Dylan’s religious stances over the years betray vulnerability to extremes and a profound sense of drama for which a messianic soft sell worked quite well. In the early 70s, after a decade as a musical legend, Dylan, then a young father of four, had thought of joining a kibbutz. He also claims in his 2004 memoir, “Chronicles, Volume One” (Simon and Schuster), that a famous image of him praying at the kotel from this period was posed as a way to disrupt the blind loyalty of cloying fans who would come to dread him as a Zionist and finally leave him alone. But by 1979, exposed to change by his innate spiritual character, the many demons come to roost for his generation after the chaos of the ’60s, and a hard divorce, Dylan plunged headlong into the quest for salvation. Maybe he showed up at Chabad Shabbat programs in Brooklyn’s Crown Heights area a few years later, and at Chabad on both coasts on the High Holy Days ever since, but Dylan’s fans still reflect on this Christian period with dismay — and not just because of Dylan’s religion.

The music from this period is as inconsistent as any Dylan has created — from rote melodies with clichéd images of devils, blood, baptism and unbelievers in tunes like “Property of Jesus,” alongside gorgeous tunes like “I Believe in You” and “Every Grain of Sand.” What weakens the music and Gilbert’s film, and even permeated the atmosphere at the premiere event, is a lack of subtly and nuance that animates Dylan’s best work and is lacking in his worst. From 1963’s “With God on Our Side” to 1997’s “Tryin’ To Get to Heaven” and beyond, Dylan is one of the most committed commentators on the human and divine struggle that popular culture has ever seen. Few artists have had more influence on bringing big questions to the sometimes small-minded world of rock ’n’ roll. The key to understanding what is flat and disturbing about Dylan’s Christian period is exploring what is thick and mysterious about his most compelling work.

Most of the time, Dylan embodies a multilayered approach to his subject — with wordplay, rich cultural allusions, insinuations, irony and clusters of unexplained questions. In his writing and performing, Dylan grasps at defining themes with ferocity and dynamism that allow renowned academics like Milton scholar Christopher Ricks (who dedicated some 500 pages to Dylan in his 2004 book “Dylan’s Vision of Sin”) to compare his canon without reservation to that of Shakespeare and Milton. With a few exceptions, including the aforementioned songs, the Christian period of Dylan’s work remains unconvincingly simplistic, overly literal, humorless and blunt.

One way of understanding Dylan’s religious vision throughout the majority of his career comes from an intriguing passage at the conclusion of Moshe Idel’s “Kabbalah: New Perspectives.” Idel reads Franz Kafka’s “Before the Law” as a fable for the contemporary decline of mystical knowledge in religious traditions stunted by allowing passionately flat answers to layered questions. From Jewish orthodoxies to Muslim fundamentalism to evangelical Christianity, communities are being deprived of the complexity that religious systems can express. For Idel, the spiritual paralysis of the “man from the country” is emblematic of an entire world of religious seekers who have lost the keys to the locked gate of the splendor of the palace of faith. On the verge of death, the man discovers that the door at which he had waited a lifetime would have opened for him if only he had entered with broad possibilities of understanding rather than with fixed answers and static expectations.

Dylan at his best is Dylan at his most open. As he sings in 1966’s “Absolutely Sweet Marie,” “To live outside the law you must be honest.” One should not wait for the Law to open the door, direct traffic or guide the journey. So, too, in Dylan’s rereading of the story of “Akedat Yitzhak” (“The Binding of Isaac”), a classic midrash on the irony and irrationality of belief:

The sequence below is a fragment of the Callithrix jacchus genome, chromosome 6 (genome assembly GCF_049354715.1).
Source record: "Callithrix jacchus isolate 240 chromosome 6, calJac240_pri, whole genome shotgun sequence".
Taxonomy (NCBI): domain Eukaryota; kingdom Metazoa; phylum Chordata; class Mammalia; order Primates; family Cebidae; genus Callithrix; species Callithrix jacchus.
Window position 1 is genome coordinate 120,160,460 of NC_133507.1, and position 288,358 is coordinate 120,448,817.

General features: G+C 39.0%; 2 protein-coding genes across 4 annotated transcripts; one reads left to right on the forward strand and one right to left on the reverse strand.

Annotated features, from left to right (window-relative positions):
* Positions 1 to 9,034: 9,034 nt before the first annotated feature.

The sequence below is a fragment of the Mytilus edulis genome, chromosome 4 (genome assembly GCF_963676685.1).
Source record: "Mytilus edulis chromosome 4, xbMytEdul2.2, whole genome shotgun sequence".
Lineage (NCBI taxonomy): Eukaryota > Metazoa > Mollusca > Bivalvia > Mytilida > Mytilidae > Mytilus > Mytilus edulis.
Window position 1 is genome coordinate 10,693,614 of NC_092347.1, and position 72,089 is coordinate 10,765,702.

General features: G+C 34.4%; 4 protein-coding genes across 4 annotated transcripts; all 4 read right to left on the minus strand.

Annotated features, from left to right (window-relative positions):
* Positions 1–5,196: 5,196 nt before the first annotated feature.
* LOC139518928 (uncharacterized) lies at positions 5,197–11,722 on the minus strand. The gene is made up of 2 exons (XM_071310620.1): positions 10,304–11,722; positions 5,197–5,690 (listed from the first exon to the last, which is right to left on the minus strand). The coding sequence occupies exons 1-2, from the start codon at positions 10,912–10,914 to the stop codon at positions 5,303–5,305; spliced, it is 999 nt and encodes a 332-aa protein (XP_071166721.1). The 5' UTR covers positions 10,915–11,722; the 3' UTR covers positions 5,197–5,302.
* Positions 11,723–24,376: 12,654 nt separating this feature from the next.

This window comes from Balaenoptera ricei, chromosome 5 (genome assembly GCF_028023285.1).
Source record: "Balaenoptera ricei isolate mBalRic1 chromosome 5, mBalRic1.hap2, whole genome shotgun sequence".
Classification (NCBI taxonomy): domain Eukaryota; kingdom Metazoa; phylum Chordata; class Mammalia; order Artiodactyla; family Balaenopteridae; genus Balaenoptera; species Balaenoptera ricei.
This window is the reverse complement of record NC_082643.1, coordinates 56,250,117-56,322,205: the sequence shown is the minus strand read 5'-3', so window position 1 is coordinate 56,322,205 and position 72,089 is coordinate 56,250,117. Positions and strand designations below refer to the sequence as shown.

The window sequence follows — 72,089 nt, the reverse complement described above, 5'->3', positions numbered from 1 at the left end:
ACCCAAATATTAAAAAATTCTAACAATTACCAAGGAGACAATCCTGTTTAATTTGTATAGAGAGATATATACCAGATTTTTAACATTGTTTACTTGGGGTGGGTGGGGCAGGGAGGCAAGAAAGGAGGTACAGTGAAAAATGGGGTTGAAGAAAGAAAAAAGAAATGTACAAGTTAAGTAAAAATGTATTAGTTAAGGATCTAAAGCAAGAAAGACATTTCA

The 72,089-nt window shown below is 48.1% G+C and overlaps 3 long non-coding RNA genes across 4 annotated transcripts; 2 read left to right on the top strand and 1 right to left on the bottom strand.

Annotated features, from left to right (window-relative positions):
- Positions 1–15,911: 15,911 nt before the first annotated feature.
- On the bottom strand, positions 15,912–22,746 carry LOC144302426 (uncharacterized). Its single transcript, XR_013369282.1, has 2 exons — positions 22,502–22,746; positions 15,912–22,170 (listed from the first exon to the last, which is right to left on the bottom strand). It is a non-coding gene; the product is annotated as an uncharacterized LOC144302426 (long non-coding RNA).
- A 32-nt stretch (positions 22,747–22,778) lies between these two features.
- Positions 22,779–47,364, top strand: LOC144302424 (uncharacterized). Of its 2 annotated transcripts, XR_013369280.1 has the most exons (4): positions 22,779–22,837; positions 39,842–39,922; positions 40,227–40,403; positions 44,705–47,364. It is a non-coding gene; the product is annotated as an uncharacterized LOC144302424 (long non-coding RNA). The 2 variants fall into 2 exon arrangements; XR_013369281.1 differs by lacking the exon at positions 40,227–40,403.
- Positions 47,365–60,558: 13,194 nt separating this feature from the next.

Oh God said to Abraham, “Kill me a son”

Abe says, “Man, you must be puttin’ me on”
God say, ‘No.’ Abe say, “What?”
God say, ‘You can do what you want Abe, but
The next time you see me comin’ you better run’
Well Abe says, “Where do you want this killin’ done?”
God says, “Out on Highway 61.”

Though he uses it as a mythic trail and template for America’s betrayal of the disempowered, the actual Highway 61 runs right down the center of the United States. Beginning in Minnesota at the Canadian border near Dylan/Zimmerman’s birthplace, and ending in New Orleans at the birthplace of the blues he adopted as his roots, the pavement traces the living narrative of slavery’s betrayal, which today’s America, especially after the recent presidential election, continues to unravel. As it challenges God and temporal authority, the song mixes anger, dismay, humor, accusation and wild celebration.

Consider also “Señor (Tales of Yankee Power)” from 1978, where the narrator poses a series of cutting questions and memories for a messianic stand-in accompanying Dylan’s version of the man “Before the Law”:

Señor, señor, do you know where we’re headin’?
Lincoln County Road or Armageddon?
Seems like I been down this way before.

How long must I keep my eyes glued to the door?
*Will there be any comfort there, señor? *

On the cusp of Dylan’s acceptance of Jesus, a soul exposed to a political and theological abyss stubbornly looks for answers. Not long after “Señor,” Dylan submitted fully to the Law that provides a singular answer to plow through doubt, paradox, hurt and unbelief. It results in the oppressive need to gather more troops to ensure that the “good news” remains fresh and unchallenged. It also results in mostly lousy art.

Gilbert’s film is useful for Dylanologists still trying to answer Cohen’s question about what happened to Dylan’s complex, compelling religious commentary during this phase, particularly when some of his deepest spiritual messages would re-emerge in the late ’80s, with “Oh Mercy” and, most recently, with the albums “Love and Theft” and “Modern Times.” To uncover what keeps Dylan’s vision sharp across his career, apply the Talmud’s famous injunction to Dylan’s oeuvre: “Turn it, turn it, for all is within it.” The songs of Dylan’s Christian period — though sincere artifacts of an honest quest by a restless seeker — are often superficial products of his cultural vision. In the end, Dylan’s genius is that, as he sang of one of his favorite outlaws, “no one really knew for sure where he was really at.”

Stephen Hazan Arnoff is a writer and teacher and the executive director of the 14th Street Y of The Educational Alliance, a Jewish community center in Manhattan’s East Village.